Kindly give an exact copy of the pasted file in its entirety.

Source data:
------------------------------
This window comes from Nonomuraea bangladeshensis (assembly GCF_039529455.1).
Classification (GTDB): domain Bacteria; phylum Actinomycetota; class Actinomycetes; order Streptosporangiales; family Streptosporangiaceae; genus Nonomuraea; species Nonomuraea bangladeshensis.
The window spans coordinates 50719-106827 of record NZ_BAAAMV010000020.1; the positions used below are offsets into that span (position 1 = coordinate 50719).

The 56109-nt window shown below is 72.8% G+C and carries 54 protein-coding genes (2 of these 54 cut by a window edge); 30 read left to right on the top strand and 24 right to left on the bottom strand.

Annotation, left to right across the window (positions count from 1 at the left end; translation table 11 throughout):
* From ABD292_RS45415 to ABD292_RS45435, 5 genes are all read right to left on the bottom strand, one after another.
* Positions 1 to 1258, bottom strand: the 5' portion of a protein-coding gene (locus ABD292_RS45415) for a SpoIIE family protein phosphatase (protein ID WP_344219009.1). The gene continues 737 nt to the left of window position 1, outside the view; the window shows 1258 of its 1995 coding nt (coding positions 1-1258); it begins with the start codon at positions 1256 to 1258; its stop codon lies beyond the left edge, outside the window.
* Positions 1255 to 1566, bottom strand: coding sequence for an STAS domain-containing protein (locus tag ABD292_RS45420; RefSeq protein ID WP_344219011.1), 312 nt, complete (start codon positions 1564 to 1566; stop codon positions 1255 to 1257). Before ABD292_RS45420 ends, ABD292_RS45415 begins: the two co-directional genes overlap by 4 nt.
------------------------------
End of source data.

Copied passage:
This window comes from Nonomuraea bangladeshensis (assembly GCF_039529455.1).
Classification (GTDB): domain Bacteria; phylum Actinomycetota; class Actinomycetes; order Streptosporangiales; family Streptosporangiaceae; genus Nonomuraea; species Nonomuraea bangladeshensis.
The window spans coordinates 50719-106827 of record NZ_BAAAMV010000020.1; the positions used below are offsets into that span (position 1 = coordinate 50719).

The 56109-nt window shown below is 72.8% G+C and carries 54 protein-coding genes (2 of these 54 cut by a window edge); 30 read left to right on the top strand and 24 right to left on the bottom strand.

Annotation, left to right across the window (positions count from 1 at the left end; translation table 11 throughout):
* From ABD292_RS45415 to ABD292_RS45435, 5 genes are all read right to left on the bottom strand, one after another.
* Positions 1 to 1258, bottom strand: the 5' portion of a protein-coding gene (locus ABD292_RS45415) for a SpoIIE family protein phosphatase (protein ID WP_344219009.1). The gene continues 737 nt to the left of window position 1, outside the view; the window shows 1258 of its 1995 coding nt (coding positions 1-1258); it begins with the start codon at positions 1256 to 1258; its stop codon lies beyond the left edge, outside the window.
* Positions 1255 to 1566, bottom strand: coding sequence for an STAS domain-containing protein (locus tag ABD292_RS45420; RefSeq protein ID WP_344219011.1), 312 nt, complete (start codon positions 1564 to 1566; stop codon positions 1255 to 1257). Before ABD292_RS45420 ends, ABD292_RS45415 begins: the two co-directional genes overlap by 4 nt.